Fosbrink initiated this operation. He has attended conferences featuring such training, and although in his years at the transportation department he has never overseen a major emergency crash, he felt it was best for the EMTs and other first responders to learn their way around the buses.

In a 15-minute classroom session ahead of the on-the-bus drills, Fosbrink showed some frightening and almost grisly slides of smashed-in buses and even one picture where an individual had been hurled out a window. In a testimony to Seymour safety, all of the accidents depicted in this part of the program occurred in other states, and he had to obtain the pictures from elsewhere.

Fosbrink detailed some situations that call for removing the main door altogether to help evacuate students and described other cases where it makes sense not to evacuate because there is not a safe place for the students to linger.

On buses for special needs students, there is an electronic lift that can be used to load and unload wheelchairs. But as driver Blue Deaton pointed out, there are times it may be necessary to hand crank the lift when the electric capacity is shut off.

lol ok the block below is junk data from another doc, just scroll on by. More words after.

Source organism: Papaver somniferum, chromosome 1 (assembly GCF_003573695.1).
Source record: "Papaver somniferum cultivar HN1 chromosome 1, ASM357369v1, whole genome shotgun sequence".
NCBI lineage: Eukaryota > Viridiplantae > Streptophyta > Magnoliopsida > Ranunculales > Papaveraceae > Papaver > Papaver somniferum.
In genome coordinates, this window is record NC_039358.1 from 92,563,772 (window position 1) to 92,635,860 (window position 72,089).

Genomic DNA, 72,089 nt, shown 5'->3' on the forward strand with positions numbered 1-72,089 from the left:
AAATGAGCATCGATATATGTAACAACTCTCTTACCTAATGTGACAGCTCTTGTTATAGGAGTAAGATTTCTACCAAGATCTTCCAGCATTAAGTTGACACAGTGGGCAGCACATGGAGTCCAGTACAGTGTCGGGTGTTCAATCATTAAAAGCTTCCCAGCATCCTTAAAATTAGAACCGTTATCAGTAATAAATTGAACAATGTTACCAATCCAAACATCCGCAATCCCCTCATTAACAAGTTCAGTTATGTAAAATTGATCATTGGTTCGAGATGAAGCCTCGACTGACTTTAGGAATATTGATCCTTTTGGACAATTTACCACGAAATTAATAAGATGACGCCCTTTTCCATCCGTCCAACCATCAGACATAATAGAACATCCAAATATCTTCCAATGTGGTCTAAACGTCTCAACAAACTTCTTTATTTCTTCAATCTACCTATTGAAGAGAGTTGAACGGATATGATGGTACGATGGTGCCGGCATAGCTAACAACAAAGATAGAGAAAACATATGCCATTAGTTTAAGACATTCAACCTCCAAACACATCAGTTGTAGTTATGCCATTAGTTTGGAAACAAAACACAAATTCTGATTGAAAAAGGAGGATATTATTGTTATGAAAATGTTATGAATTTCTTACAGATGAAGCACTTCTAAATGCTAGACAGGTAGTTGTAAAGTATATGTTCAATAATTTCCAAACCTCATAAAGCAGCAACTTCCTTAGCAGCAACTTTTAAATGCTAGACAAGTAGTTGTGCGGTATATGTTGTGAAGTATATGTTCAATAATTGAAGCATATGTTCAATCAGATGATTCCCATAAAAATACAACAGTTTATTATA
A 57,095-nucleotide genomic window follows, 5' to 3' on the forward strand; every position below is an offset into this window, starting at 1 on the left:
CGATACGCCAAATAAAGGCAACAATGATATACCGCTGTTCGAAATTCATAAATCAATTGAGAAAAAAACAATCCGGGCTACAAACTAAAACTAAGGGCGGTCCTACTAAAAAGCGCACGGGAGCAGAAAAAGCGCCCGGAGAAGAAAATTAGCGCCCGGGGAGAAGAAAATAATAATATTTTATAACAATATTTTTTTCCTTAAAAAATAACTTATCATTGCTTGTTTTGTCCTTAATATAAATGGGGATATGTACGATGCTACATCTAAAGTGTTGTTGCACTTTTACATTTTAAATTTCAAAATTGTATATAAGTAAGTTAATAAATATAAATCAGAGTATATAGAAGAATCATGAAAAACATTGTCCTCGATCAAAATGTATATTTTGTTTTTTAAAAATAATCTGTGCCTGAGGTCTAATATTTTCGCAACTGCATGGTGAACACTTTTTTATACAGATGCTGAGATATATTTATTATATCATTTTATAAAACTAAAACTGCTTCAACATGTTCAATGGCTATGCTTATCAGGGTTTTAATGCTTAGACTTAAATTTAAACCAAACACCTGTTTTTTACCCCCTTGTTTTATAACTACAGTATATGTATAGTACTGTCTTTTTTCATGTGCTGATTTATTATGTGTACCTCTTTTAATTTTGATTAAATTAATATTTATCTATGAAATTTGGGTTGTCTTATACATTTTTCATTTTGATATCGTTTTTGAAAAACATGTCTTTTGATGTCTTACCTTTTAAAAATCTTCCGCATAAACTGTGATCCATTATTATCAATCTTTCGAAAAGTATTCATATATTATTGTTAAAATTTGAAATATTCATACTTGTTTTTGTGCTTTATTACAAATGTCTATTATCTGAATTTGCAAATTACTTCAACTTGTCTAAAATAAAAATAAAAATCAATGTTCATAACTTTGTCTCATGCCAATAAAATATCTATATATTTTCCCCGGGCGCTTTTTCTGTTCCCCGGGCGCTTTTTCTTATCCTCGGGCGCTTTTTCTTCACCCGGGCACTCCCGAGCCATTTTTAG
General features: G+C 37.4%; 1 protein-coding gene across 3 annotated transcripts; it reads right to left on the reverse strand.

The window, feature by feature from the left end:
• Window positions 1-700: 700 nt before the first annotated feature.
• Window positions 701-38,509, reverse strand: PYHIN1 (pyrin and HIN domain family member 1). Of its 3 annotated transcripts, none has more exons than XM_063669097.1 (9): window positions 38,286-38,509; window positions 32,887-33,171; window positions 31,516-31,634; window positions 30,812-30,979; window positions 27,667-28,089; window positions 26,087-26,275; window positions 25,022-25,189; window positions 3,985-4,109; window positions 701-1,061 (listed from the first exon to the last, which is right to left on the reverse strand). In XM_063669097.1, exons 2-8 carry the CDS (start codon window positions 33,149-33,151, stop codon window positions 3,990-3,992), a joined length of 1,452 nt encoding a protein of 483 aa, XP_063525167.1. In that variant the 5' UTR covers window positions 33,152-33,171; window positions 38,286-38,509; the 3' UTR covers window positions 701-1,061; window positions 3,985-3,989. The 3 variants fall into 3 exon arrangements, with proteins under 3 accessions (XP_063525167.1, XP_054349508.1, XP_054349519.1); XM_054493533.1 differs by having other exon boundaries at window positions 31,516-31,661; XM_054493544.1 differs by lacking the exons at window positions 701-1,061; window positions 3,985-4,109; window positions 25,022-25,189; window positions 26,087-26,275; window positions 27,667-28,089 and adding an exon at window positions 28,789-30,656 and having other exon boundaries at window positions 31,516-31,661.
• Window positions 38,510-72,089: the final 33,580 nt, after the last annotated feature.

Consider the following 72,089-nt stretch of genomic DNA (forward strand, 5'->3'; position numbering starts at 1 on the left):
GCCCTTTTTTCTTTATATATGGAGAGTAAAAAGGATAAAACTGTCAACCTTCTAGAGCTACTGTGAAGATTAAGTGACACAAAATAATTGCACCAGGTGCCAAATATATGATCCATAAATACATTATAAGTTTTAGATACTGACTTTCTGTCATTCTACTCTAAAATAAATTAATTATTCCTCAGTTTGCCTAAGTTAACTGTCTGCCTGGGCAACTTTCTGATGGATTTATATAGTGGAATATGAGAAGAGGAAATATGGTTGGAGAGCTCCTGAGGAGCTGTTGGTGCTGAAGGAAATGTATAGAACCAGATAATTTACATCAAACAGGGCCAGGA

The buses, Fosbrink said, carry fire extinguishers and first aid kits. There is a second adult assistant on board on a special needs school bus.

Students who ride the school buses receive updated evacuation and emergency training of what to do in case something happens twice a year, he said.

It may surprise some citizen drivers to learn not all school buses have seat belts for each rider since they are so emphasized for automobiles. As new buses are added to the fleet, they typically do come with seat belts.

"About 50% of the buses have seat belts," Fosbrink said. "We’re rolling that way."

The theory on earlier designs of school buses was that riders face high seat backs and they "absorb the energy" on impact, Fosbrink said.